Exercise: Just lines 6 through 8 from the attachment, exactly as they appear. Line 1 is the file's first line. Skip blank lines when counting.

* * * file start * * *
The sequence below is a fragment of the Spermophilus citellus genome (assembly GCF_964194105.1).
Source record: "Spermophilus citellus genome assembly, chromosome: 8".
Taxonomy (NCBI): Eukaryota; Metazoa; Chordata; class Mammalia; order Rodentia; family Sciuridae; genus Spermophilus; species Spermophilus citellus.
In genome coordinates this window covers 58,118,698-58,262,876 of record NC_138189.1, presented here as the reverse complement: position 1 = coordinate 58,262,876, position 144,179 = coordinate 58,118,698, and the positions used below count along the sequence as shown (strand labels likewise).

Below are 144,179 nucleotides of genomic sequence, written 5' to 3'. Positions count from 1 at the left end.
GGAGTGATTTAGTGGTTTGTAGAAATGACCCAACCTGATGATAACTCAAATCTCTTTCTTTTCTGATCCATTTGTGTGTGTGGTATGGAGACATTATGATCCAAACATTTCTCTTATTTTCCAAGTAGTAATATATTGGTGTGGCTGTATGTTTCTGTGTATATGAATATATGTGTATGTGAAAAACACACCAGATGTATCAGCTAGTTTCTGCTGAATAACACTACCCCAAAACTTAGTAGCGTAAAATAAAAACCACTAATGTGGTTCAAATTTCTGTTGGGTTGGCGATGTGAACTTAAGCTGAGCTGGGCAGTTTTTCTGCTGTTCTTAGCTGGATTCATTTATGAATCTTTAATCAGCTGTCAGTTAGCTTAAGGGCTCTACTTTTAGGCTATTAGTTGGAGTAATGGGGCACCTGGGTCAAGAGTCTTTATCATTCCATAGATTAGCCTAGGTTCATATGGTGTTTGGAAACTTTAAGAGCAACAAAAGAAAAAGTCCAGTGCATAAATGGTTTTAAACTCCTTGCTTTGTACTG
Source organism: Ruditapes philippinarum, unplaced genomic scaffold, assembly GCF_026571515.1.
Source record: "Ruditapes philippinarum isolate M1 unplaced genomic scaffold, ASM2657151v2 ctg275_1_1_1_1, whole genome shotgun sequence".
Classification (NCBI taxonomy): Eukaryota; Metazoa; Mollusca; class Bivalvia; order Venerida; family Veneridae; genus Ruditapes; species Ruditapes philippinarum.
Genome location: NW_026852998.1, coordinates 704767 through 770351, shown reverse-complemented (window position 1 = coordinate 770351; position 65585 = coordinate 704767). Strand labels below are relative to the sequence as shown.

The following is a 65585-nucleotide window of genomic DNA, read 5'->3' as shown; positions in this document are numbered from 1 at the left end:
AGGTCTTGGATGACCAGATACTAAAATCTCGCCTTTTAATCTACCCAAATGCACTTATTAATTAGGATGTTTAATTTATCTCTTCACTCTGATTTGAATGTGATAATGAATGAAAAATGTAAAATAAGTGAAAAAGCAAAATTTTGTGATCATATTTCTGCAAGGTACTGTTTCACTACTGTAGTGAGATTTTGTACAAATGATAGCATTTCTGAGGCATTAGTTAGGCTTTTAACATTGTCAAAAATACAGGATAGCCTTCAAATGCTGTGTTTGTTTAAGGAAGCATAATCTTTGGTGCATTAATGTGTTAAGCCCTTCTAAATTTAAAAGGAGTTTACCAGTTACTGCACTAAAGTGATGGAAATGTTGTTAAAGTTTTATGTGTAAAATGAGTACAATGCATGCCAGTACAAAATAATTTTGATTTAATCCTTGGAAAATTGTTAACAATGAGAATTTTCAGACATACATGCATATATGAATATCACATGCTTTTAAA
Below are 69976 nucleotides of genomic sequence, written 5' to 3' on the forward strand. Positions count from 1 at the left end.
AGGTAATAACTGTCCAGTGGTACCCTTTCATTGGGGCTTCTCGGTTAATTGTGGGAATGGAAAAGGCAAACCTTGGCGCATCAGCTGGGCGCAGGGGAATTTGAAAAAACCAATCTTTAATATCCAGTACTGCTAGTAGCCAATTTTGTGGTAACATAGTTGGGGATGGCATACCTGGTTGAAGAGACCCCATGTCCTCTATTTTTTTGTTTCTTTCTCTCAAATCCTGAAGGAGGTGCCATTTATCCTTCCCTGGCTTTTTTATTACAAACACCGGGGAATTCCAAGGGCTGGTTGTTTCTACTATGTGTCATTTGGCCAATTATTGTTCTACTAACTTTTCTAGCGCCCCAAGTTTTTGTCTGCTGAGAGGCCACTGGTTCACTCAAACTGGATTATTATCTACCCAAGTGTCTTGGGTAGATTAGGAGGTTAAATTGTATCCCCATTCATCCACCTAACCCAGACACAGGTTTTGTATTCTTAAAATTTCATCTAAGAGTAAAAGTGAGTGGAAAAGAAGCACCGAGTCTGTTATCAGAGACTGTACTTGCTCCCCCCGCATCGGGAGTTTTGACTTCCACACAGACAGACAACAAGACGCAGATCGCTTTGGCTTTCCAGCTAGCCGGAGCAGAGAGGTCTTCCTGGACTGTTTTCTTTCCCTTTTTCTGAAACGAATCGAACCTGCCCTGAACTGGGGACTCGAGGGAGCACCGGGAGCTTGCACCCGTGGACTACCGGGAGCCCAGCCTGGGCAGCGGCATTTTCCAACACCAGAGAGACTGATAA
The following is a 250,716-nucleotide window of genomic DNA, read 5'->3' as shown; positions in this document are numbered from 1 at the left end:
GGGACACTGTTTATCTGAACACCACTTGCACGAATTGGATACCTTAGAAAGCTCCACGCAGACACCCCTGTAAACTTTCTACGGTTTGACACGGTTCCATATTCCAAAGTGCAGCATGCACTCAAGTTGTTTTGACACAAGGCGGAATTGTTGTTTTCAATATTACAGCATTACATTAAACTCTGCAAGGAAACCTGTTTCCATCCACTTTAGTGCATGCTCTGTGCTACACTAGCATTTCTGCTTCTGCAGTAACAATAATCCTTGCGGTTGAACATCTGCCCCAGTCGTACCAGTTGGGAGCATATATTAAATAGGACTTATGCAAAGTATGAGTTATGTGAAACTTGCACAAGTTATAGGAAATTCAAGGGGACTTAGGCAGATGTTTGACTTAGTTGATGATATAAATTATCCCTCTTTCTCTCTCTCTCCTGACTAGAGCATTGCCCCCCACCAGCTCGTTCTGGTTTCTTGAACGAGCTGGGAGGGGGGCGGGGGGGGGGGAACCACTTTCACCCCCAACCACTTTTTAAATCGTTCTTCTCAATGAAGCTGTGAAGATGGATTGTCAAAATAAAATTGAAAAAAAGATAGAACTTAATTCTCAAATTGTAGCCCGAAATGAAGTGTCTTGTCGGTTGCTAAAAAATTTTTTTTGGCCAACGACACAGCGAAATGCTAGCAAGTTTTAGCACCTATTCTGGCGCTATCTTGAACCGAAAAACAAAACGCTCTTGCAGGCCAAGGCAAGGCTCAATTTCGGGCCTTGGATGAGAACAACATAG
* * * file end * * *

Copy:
GGAGTGATTTAGTGGTTTGTAGAAATGACCCAACCTGATGATAACTCAAATCTCTTTCTTTTCTGATCCATTTGTGTGTGTGGTATGGAGACATTATGATCCAAACATTTCTCTTATTTTCCAAGTAGTAATATATTGGTGTGGCTGTATGTTTCTGTGTATATGAATATATGTGTATGTGAAAAACACACCAGATGTATCAGCTAGTTTCTGCTGAATAACACTACCCCAAAACTTAGTAGCGTAAAATAAAAACCACTAATGTGGTTCAAATTTCTGTTGGGTTGGCGATGTGAACTTAAGCTGAGCTGGGCAGTTTTTCTGCTGTTCTTAGCTGGATTCATTTATGAATCTTTAATCAGCTGTCAGTTAGCTTAAGGGCTCTACTTTTAGGCTATTAGTTGGAGTAATGGGGCACCTGGGTCAAGAGTCTTTATCATTCCATAGATTAGCCTAGGTTCATATGGTGTTTGGAAACTTTAAGAGCAACAAAAGAAAAAGTCCAGTGCATAAATGGTTTTAAACTCCTTGCTTTGTACTG
Source organism: Ruditapes philippinarum, unplaced genomic scaffold, assembly GCF_026571515.1.
Source record: "Ruditapes philippinarum isolate M1 unplaced genomic scaffold, ASM2657151v2 ctg275_1_1_1_1, whole genome shotgun sequence".